Having seen drummer Kevin Sawka in deliriously frenzied action, it’d be easy to think—especially considering his reputation for effortlessly pounding through three-hour-plus syncopated drum ’n’ bass solo shows on an actual drum kit—that he’s some sort of machine, a slave to his craft and niche genre of music. But, in fact, Sawka’s human: he has a day job away from the drums, his cell phone runs out of batteries (sometimes during interviews), and when talking music, he’s not shy about the realities of the d ’n’ b sound.
“With d ’n’ b, there’s no money in it, you know, so you have to play a little bit of everything,” Sawka says in a phone interview from his native Seattle. For example, he’s supplemented his income by session-manning a live show with pop-rocker Mike Doughty, and money aside, he keeps his ear open by jamming in experimental sessions with the disparate likes of jazz/bluegrass guitarist Bill Frisell and Andy Summers of the Police. “I grew up playing all the styles, and while the new stuff has definitely conquered over all that, I still keep with it. I mean, I can even play a good polka beat.”
Sawka’s breadth of talent and interest is shaping the direction of his current work. While not abandoning d ’n’ b or jungle, Sawka, formerly of Seattle trio Siamese, is stretching how he approaches the genres. His latest release, Synchronized Decompression, includes original vocals from some of Seattle’s sassier female singers, keyboards from Kent Halvorsen and cello from Gretchen Yanover, along with Sawka’s trademark drumming. Some of the tracks are more structured and less choppy than his usual efforts, and Sawka’s embracing the change, continuing to work in the studio to further develop the sound.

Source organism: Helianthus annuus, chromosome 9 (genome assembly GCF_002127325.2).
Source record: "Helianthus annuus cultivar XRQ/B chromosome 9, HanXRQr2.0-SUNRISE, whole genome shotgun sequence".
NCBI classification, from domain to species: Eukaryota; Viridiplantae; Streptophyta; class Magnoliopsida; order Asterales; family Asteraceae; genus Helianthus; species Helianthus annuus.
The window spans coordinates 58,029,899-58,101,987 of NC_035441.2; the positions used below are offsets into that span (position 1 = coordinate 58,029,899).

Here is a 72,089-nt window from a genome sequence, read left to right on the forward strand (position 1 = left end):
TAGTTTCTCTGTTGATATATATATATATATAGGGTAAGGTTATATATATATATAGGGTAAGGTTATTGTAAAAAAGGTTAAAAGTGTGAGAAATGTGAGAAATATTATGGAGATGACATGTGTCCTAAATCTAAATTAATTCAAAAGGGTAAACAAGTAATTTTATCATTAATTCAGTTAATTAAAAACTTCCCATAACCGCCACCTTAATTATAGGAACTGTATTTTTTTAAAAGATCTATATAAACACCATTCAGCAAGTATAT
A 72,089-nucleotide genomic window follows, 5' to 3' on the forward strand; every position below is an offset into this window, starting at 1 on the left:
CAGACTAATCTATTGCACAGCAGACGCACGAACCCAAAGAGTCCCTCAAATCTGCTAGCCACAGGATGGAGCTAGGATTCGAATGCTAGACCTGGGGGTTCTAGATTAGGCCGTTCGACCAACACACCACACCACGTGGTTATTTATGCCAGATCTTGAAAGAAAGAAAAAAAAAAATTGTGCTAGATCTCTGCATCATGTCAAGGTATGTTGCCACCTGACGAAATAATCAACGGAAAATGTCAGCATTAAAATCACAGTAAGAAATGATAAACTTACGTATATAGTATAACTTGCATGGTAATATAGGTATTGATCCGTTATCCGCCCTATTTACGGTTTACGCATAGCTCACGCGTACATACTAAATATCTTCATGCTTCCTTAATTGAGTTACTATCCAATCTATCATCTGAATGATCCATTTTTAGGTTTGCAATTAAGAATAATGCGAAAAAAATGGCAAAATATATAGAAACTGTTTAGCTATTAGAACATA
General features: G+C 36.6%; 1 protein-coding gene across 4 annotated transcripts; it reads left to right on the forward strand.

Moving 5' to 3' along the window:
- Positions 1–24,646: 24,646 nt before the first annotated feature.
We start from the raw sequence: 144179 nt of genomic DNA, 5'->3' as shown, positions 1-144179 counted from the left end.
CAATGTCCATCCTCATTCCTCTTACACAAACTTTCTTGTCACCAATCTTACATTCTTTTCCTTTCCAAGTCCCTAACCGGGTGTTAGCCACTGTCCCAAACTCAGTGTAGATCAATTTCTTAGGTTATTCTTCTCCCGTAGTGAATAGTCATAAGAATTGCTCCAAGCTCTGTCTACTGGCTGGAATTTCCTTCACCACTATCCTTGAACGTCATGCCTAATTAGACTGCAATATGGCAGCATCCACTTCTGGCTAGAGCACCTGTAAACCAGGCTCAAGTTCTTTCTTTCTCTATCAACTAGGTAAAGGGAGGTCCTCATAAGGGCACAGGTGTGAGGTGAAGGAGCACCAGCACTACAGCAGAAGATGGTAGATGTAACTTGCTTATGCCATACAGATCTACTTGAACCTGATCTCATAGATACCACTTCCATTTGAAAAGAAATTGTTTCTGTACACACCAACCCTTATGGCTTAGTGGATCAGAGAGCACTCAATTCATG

“It’s a whole other kitty,” he says. “The newer stuff is a more straightforward band sound. Not entirely straight, but moreso than before.”
When Sawka tours through Missoula he’ll be joined by vocalist Christa Wells (who also appears on the latest CD) and Halvorsen—the group tours under the name KJ Sawka—to deliver a taste of the new work. He’s also added a light show and video projection to round out the performance, but rest assured, at the center of it all will still be Sawka and his half-acoustic, half-electronic custom drum kit.
“We still want the crowd to get a little bit of both,” he says, explaining that fans of his d ’n’ b sets will not be disappointed. “The band adds more of a live atmosphere, but I’ll continue to be there doing what I do…an induced feeling, a mesmerized feeling where the grooves and the basslines and crowd all gets that intense, crazy-high feeling. Yeah, that’ll still be there.”
KJ Sawka plays Higgins Alley Upstairs Thursday, March 2, at 9 PM. $7.